It matters not that the means are owned by the state or some other ambiguous collective.

Collectively owned property can never really be “owned” – it is managed but it still requires some sort of collective planning which by its very nature cannot be considered capitalistic. There is no such thing as a “collective will” and it is the “will” that ultimately decides how property is to be used.

Socialism versus capitalism is really an idealistic struggle between collectivism and individualism. This distinction is important.[/quote]

But where is the distinction then that you draw between a company that is owned by people not working in the company and a company owned by its workers?

[quote]orion wrote:
LIFTICVSMAXIMVS wrote:
orion wrote:
Yes and if they are collectively owned it is socialism.

Corporations are socialism when they are owned by workers?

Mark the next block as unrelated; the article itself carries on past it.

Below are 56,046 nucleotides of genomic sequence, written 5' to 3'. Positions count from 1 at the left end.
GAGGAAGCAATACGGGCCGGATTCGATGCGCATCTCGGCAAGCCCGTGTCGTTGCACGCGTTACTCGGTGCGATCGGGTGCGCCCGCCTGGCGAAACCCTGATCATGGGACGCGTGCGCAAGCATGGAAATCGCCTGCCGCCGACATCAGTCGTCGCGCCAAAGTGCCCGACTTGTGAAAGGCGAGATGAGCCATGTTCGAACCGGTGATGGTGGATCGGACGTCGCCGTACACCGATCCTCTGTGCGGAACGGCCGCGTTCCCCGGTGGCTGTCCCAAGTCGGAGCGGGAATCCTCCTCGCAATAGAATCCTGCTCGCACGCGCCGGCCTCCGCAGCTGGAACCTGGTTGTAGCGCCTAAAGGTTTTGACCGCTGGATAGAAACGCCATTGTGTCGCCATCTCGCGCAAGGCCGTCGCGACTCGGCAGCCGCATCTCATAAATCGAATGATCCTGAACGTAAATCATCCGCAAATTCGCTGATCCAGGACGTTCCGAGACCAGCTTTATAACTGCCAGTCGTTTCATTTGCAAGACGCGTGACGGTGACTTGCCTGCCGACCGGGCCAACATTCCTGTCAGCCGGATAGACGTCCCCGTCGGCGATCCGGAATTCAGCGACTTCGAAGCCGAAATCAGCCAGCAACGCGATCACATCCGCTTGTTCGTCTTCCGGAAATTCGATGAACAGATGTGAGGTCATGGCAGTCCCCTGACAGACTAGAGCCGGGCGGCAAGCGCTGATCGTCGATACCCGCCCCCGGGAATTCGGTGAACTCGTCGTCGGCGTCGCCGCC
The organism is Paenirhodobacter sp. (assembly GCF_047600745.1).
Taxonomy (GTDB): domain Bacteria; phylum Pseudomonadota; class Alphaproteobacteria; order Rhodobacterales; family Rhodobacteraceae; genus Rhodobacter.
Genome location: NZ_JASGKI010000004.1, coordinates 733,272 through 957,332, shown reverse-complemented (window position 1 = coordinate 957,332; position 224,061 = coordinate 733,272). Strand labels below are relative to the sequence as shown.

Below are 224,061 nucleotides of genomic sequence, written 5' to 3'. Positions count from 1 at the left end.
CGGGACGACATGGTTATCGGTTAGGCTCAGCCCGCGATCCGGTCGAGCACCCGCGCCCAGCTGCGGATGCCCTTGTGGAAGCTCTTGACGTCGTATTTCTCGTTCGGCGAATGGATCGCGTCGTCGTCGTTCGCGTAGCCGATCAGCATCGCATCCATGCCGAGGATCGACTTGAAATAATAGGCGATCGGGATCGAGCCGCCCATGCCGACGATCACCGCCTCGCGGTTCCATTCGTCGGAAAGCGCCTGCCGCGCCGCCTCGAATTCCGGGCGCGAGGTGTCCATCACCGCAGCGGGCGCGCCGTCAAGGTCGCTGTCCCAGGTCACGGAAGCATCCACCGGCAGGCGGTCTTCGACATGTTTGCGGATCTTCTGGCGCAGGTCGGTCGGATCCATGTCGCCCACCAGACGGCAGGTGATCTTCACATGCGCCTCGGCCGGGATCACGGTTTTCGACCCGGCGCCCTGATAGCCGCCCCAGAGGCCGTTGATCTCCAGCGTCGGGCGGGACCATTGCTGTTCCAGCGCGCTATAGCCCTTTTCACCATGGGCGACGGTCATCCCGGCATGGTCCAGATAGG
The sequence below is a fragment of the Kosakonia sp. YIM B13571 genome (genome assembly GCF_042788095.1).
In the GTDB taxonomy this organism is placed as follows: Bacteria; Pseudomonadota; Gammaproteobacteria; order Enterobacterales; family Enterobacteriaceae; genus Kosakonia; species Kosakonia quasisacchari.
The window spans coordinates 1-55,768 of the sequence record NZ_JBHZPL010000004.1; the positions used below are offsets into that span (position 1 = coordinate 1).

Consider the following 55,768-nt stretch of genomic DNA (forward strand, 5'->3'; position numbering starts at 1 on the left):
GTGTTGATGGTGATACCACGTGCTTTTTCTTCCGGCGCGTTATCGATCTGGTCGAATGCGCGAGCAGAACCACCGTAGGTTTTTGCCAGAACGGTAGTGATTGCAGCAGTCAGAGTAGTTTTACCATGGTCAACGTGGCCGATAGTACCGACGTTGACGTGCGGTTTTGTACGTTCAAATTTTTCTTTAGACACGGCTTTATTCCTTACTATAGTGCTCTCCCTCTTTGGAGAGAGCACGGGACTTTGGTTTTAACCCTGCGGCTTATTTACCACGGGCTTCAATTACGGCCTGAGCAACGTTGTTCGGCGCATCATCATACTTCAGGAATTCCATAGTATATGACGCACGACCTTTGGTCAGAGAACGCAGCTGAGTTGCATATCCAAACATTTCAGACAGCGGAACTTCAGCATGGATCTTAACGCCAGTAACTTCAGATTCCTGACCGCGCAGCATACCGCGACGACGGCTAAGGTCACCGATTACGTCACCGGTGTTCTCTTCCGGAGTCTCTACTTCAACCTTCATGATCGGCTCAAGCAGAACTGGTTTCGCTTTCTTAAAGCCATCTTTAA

I would say that the model is in fact socialistic but we typically call them “cooperatives”.

It matters not that the means are owned by the state or some other ambiguous collective.

Collectively owned property can never really be “owned” – it is managed but it still requires some sort of collective planning which by its very nature cannot be considered capitalistic. There is no such thing as a “collective will” and it is the “will” that ultimately decides how property is to be used.

Socialism versus capitalism is really an idealistic struggle between collectivism and individualism. This distinction is important.

But where is the distinction then that you draw between a company that is owned by people not working in the company and a company owned by its workers?
[/quote]

It’s called a cooperative, as I have said above. But in principle it is still based on socialistic (collective) ideology.